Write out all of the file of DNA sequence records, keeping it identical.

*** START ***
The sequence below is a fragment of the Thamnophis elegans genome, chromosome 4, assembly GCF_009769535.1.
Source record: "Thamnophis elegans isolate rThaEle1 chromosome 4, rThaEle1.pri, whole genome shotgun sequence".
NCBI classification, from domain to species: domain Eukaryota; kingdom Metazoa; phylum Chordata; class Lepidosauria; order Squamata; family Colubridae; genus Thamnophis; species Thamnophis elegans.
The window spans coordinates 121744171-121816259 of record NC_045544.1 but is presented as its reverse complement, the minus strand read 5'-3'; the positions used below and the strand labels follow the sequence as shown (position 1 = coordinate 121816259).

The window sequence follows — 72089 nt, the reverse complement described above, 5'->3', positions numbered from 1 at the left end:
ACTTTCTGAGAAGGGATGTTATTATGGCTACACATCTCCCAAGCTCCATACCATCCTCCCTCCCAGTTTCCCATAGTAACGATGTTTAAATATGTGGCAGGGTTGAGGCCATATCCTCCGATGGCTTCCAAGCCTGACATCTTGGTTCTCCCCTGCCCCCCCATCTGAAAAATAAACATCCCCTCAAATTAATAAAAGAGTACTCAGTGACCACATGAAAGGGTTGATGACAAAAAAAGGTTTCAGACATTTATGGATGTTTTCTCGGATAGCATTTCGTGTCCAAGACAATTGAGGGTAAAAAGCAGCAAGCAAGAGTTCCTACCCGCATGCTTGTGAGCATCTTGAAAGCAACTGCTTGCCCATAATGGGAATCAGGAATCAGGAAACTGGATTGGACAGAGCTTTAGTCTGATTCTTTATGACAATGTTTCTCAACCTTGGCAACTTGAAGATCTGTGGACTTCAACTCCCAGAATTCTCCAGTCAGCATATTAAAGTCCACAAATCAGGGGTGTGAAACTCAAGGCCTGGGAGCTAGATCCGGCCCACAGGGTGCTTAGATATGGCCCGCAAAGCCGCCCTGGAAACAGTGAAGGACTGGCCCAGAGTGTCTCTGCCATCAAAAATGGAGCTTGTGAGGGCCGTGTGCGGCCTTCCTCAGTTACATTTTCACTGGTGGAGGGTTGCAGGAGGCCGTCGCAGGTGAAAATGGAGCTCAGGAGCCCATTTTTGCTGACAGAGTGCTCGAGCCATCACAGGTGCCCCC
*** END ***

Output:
The sequence below is a fragment of the Thamnophis elegans genome, chromosome 4, assembly GCF_009769535.1.
Source record: "Thamnophis elegans isolate rThaEle1 chromosome 4, rThaEle1.pri, whole genome shotgun sequence".
NCBI classification, from domain to species: domain Eukaryota; kingdom Metazoa; phylum Chordata; class Lepidosauria; order Squamata; family Colubridae; genus Thamnophis; species Thamnophis elegans.
The window spans coordinates 121744171-121816259 of record NC_045544.1 but is presented as its reverse complement, the minus strand read 5'-3'; the positions used below and the strand labels follow the sequence as shown (position 1 = coordinate 121816259).

The window sequence follows — 72089 nt, the reverse complement described above, 5'->3', positions numbered from 1 at the left end:
ACTTTCTGAGAAGGGATGTTATTATGGCTACACATCTCCCAAGCTCCATACCATCCTCCCTCCCAGTTTCCCATAGTAACGATGTTTAAATATGTGGCAGGGTTGAGGCCATATCCTCCGATGGCTTCCAAGCCTGACATCTTGGTTCTCCCCTGCCCCCCCATCTGAAAAATAAACATCCCCTCAAATTAATAAAAGAGTACTCAGTGACCACATGAAAGGGTTGATGACAAAAAAAGGTTTCAGACATTTATGGATGTTTTCTCGGATAGCATTTCGTGTCCAAGACAATTGAGGGTAAAAAGCAGCAAGCAAGAGTTCCTACCCGCATGCTTGTGAGCATCTTGAAAGCAACTGCTTGCCCATAATGGGAATCAGGAATCAGGAAACTGGATTGGACAGAGCTTTAGTCTGATTCTTTATGACAATGTTTCTCAACCTTGGCAACTTGAAGATCTGTGGACTTCAACTCCCAGAATTCTCCAGTCAGCATATTAAAGTCCACAAATCAGGGGTGTGAAACTCAAGGCCTGGGAGCTAGATCCGGCCCACAGGGTGCTTAGATATGGCCCGCAAAGCCGCCCTGGAAACAGTGAAGGACTGGCCCAGAGTGTCTCTGCCATCAAAAATGGAGCTTGTGAGGGCCGTGTGCGGCCTTCCTCAGTTACATTTTCACTGGTGGAGGGTTGCAGGAGGCCGTCGCAGGTGAAAATGGAGCTCAGGAGCCCATTTTTGCTGACAGAGTGCTCGAGCCATCACAGGTGCCCCC